When a mad man walks naked, it is his kinsmen who feel shame, not himself says an Igbo proverb. Issues of mental illness in African contexts extend beyond just the individual to the entire family, and the whole community within which he or she belongs. The community has a moral obligation to support a mentally ill person to maintain the harmony that sustains it. The communal involvement may sometimes overrule the individual's immediate wishes; for the community seeks the good of the individual but also of all of its members. Viewed from non-African ethical lenses, the community's active involvement in the mental condition raises questions of respect for personal autonomy. For instance, it could be contended that the ill persons have certain basic rights to choose how to order parts of their lives, at least. Nevertheless, values upholding personal autonomy may not as significant as other ethical values in African contexts. African ethical principles are built around communal values, which shape the people's lives. This paper contends that African philosophy levels the playing field between respect for personal autonomy and other values in mental health ethics. It shows that principles of Ubuntu, processual personhood, and vital-force are more significant than personal autonomy in African socio-ethical contexts. The paper proffers ought-onomy as a viable alternative principle of practice in mental health ethics generally.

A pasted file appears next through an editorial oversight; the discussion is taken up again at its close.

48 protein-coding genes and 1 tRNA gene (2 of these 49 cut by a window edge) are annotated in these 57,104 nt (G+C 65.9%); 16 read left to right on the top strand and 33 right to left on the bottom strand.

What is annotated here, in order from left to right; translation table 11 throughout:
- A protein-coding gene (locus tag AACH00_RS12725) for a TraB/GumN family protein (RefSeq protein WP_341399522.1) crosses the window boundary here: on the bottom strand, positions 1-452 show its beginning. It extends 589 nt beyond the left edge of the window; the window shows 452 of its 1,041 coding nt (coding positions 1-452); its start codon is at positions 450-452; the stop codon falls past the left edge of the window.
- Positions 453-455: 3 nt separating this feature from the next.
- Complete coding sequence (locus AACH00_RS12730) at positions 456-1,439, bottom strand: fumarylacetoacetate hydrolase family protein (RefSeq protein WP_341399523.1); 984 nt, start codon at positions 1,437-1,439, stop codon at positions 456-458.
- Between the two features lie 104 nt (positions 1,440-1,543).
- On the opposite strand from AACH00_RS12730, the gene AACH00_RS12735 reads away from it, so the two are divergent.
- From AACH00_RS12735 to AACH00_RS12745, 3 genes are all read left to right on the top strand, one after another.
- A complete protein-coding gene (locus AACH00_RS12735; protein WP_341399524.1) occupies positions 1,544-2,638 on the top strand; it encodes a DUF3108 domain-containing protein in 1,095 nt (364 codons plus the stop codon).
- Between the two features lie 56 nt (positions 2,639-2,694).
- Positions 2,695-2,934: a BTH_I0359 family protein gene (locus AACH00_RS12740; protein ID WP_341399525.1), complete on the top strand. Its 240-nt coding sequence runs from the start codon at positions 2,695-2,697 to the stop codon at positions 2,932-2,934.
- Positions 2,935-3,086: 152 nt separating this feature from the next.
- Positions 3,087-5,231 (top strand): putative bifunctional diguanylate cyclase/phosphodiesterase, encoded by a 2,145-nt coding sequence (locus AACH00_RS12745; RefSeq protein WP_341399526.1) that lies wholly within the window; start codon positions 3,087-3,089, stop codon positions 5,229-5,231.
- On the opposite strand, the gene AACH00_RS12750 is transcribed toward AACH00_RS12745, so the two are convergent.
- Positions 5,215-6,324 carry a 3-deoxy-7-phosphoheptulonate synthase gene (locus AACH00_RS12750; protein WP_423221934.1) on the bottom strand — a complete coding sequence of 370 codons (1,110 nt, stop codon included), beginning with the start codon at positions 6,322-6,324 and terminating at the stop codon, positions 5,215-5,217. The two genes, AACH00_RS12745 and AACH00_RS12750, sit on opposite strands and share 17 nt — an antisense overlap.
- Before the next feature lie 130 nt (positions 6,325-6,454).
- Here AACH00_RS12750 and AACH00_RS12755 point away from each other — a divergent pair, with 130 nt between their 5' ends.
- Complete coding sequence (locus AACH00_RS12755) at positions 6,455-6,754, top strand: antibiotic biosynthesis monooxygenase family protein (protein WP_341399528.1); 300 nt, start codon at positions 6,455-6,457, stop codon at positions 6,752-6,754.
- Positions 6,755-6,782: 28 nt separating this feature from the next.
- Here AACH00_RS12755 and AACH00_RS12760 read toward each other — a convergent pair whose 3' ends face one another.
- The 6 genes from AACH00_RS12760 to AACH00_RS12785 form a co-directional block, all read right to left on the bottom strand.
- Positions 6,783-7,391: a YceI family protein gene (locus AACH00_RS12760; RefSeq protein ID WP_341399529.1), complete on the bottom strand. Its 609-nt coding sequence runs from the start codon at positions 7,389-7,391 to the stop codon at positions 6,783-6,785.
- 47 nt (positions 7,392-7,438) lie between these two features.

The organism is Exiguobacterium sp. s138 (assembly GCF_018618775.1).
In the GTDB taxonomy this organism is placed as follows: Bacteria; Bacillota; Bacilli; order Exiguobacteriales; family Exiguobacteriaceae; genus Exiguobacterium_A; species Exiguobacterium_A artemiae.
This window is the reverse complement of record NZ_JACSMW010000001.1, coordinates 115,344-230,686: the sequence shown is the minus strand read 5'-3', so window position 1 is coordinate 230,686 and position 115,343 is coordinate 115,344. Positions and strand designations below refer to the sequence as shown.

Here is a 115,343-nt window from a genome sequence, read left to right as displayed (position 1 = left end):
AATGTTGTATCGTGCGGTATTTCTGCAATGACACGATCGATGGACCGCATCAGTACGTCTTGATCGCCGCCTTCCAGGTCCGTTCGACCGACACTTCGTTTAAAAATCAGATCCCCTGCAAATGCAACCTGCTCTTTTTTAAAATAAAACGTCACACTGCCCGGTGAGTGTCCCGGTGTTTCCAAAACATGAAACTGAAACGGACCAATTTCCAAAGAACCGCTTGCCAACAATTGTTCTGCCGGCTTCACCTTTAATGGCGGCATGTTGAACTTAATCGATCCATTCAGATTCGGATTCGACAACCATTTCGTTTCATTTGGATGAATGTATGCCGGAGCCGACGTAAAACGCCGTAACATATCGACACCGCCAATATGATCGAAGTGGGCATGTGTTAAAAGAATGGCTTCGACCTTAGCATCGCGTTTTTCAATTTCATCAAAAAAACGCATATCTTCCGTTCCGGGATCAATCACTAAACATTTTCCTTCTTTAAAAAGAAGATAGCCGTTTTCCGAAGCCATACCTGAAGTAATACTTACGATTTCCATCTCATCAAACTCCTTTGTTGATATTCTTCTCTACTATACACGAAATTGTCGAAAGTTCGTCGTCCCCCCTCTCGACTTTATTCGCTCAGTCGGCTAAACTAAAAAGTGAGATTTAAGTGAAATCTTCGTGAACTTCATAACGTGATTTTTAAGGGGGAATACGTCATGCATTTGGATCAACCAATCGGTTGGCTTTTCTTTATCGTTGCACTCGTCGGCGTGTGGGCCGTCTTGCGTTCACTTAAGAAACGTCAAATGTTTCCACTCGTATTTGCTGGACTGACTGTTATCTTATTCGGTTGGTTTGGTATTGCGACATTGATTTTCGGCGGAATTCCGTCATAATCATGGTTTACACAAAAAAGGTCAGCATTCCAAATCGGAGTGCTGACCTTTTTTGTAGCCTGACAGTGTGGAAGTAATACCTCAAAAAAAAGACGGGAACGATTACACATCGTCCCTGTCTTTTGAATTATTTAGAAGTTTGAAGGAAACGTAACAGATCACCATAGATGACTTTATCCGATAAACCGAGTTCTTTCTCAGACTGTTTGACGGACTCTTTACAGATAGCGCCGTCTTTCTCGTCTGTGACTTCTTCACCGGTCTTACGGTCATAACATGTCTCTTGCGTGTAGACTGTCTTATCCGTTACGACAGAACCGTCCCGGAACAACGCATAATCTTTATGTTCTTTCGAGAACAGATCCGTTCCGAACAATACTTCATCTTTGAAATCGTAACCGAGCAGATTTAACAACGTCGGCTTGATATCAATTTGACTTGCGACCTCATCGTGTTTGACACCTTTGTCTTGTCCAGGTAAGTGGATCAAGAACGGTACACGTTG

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pp. E-45-E-59
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